Asharq Al-awsat English Middle-east and International News and Opinion from Asharq Al-awsat Newspaper

Egypt Cautiously Optimistic about Preliminary Deal on Renaissance Dam

Egypt Cautiously Optimistic about Preliminary Deal on Renaissance Dam

Friday, 17 January, 2020 - 07:30
Tiksa Negeri, Reuters | Ethiopia's Grand Renaissance Dam under construction work on Sept. 26, 2019.
Cairo - Mohammed Abdo Hassanein

A preliminary deal aimed at solving the Renaissance Dam crisis between Egypt, Ethiopia and Sudan was met in Cairo on Thursday with “cautious optimism”.

“There are several problems that the three countries failed to solve, mainly the procedures and rules for operating the dam,” former Egyptian Minister of Water Resources and Irrigation Mohamed Nasr Eddin Allam told Asharq Al-Awsat.

Following lengthy talks held in Washington this week, Egypt, Ethiopia and Sudan said they reached a preliminary agreement aimed at clearing the way for the filling and operation of Ethiopia’s $5 billion dam project on the Nile River.

On Wednesday, the foreign and water ministers of the three countries concluded three days of meetings in Washington with Treasury Secretary Steven Mnuchin and World Bank President David Malpass.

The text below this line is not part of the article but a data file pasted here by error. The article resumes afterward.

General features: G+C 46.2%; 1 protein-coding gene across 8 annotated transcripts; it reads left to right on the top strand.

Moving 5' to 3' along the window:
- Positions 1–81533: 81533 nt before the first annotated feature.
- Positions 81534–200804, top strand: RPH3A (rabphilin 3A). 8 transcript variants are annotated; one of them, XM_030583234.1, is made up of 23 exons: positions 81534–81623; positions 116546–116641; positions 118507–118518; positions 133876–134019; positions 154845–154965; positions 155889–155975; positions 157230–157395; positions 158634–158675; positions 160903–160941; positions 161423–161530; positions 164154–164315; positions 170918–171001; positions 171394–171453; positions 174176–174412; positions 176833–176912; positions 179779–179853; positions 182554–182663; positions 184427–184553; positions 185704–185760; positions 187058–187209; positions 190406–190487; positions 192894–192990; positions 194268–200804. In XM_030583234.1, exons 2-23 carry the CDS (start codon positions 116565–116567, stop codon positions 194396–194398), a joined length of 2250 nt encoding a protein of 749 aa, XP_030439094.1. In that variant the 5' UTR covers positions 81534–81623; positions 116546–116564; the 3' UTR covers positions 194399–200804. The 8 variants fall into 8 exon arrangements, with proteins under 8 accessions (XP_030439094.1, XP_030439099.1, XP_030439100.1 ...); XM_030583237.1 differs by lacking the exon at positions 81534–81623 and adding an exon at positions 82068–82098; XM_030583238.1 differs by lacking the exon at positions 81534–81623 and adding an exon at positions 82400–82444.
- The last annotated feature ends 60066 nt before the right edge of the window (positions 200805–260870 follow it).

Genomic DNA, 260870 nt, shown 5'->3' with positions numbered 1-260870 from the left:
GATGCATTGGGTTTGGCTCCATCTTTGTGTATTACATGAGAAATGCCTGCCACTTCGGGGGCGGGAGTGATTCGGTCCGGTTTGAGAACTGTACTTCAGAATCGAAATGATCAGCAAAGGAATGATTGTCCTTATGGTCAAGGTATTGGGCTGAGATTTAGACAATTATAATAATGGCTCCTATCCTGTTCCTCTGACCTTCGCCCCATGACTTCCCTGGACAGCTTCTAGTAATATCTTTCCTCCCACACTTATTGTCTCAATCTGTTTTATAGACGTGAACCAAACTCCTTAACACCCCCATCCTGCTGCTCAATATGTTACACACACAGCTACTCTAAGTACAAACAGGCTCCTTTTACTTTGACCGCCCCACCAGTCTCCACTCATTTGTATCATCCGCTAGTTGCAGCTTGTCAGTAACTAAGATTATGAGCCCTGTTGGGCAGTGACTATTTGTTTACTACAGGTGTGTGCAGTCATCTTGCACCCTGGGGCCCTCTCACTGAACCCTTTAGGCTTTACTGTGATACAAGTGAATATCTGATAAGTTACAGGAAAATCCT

Egyptian Foreign Minister Sameh Shoukry said that the US role has helped the three countries find common ground on the general framework of the Renaissance Dam deal.

“We are cautiously optimistic that we are reaching a critical point in the negotiations,” Shoukry said.

The countries announced a plan to meet again in Washington on Jan. 28-29 with the goal of reaching a final agreement on the dam's filling and operation.

"The ministers agree that there is a shared responsibility of the three countries in managing drought and prolonged drought," the officials said in their joint statement.

The statement added that these preliminary decisions on the dam's operation would not become final until the countries agree on all points in a final deal.

However, observers told Asharq Al-Awsat that there were still technical and legal difficulties, including an agreement on the entire stages of filling, the rules of operation, drought-related standards, and Egypt’s historic share in the Nile River.

Four previous rounds of the tripartite meetings held between the water ministers of Egypt, Sudan and Ethiopia in Addis Ababa, Cairo and Khartoum, have failed to reach a solution.

The three countries aim to revive Article No. 10 of the Declaration of Principles, which stipulates that if the three countries could not find a solution to these differences, they have to ask for mediation.

Ethiopia started building the dam in 2011 on the Blue Nile to generate electricity. Egypt fears that the dam would cause harm to its water share in the Nile.

Editor Picks